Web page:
Before you hire an attorney in Brooklyn for your medical malpractice matter, ask them this important question: "How often do you update your clients?" Why is this important? Because many lawyers are so busy they do not have time to provide regular written updates to their clients. Many lawyers believe that if a client wants to know what is going on, they can call to find out. However, contrary to this thinking, I believe it is extremely important to keep clients informed about everything that is going on with their case, and to provide written updates on a regular basis.

Many clients think that if they do not hear from their attorney, then nothing is happening with their case, and their case is just lying around with nothing getting done. This is not always true. But if the client is not informed about what is happening, how are they to really know what is going on with their case? Most good, experienced medical malpractice lawyers who practice law in Kings County, also known as Brooklyn, make great efforts to keep their clients apprised of new developments in their case. There are many different ways to communicate with a client including, sending letters, calling, sending email, and in-office consultations. In my practice I make it a point of sending monthly updates to each and every client to let them know what is happening on their case.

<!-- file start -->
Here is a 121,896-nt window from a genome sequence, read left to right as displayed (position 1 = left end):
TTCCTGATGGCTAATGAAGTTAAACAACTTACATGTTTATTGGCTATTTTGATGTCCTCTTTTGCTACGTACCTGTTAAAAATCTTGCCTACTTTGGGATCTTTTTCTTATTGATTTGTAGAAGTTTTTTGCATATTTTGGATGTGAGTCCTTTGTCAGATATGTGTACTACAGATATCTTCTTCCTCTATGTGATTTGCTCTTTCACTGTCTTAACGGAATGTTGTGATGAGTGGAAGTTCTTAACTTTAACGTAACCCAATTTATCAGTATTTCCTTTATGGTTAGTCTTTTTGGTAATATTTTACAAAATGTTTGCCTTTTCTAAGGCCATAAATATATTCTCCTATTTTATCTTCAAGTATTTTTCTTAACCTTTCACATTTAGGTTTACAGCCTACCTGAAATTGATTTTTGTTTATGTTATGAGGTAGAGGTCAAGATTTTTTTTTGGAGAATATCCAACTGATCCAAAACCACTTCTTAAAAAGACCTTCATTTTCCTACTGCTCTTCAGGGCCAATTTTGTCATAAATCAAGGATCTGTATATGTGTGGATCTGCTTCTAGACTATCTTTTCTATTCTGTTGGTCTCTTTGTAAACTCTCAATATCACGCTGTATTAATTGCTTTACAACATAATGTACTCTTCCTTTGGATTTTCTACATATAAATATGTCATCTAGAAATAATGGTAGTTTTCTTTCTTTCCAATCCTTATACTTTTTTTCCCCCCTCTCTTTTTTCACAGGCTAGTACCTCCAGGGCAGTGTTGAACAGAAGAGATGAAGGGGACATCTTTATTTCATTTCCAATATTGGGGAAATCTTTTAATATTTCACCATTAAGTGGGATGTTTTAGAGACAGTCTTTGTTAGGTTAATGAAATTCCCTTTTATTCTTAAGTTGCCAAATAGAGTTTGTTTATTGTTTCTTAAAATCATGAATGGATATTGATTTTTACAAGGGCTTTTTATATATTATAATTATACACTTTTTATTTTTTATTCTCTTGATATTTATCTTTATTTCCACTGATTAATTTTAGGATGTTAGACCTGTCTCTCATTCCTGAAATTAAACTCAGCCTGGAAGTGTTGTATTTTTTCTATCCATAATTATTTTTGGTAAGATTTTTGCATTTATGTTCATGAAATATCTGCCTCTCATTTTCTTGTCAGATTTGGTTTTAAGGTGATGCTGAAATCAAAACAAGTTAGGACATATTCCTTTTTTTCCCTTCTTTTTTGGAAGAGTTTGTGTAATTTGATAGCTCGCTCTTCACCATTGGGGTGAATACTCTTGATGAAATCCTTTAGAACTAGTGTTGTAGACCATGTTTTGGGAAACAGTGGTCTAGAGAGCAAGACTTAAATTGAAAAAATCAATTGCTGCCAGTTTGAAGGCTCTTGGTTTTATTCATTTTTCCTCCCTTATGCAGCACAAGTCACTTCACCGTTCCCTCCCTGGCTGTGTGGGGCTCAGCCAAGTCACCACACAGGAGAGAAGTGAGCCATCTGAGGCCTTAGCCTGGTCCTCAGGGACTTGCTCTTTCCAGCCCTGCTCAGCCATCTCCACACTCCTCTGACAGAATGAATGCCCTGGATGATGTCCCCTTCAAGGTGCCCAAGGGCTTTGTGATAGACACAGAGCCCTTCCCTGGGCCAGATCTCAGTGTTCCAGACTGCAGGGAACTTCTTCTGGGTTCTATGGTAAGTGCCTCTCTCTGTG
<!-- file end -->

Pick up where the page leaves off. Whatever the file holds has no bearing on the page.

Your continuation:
Often, a lot of work is going on in their case that involves paperwork and motions to the court and exchanges of documents and authorizations for medical records. These are tedious but necessary things that go on in every case. I believe that clients are entitled and actually want to know what happens on a day-to-day basis on their case. They really are starved for information. In addition to monthly written updates, I will call clients when possible, and also email them to discuss the different stages of their case. I know lawyers who just do not have the time, energy, manpower or desire to send regular updates to their clients. As long as the client knows that, and is OK with it, then it is fine. However, I find that an informed client is a happier client and knows that I am actually working and thinking about their case.
Gerry Oginski
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NY Medical Malpractice & Personal Injury Trial Lawyer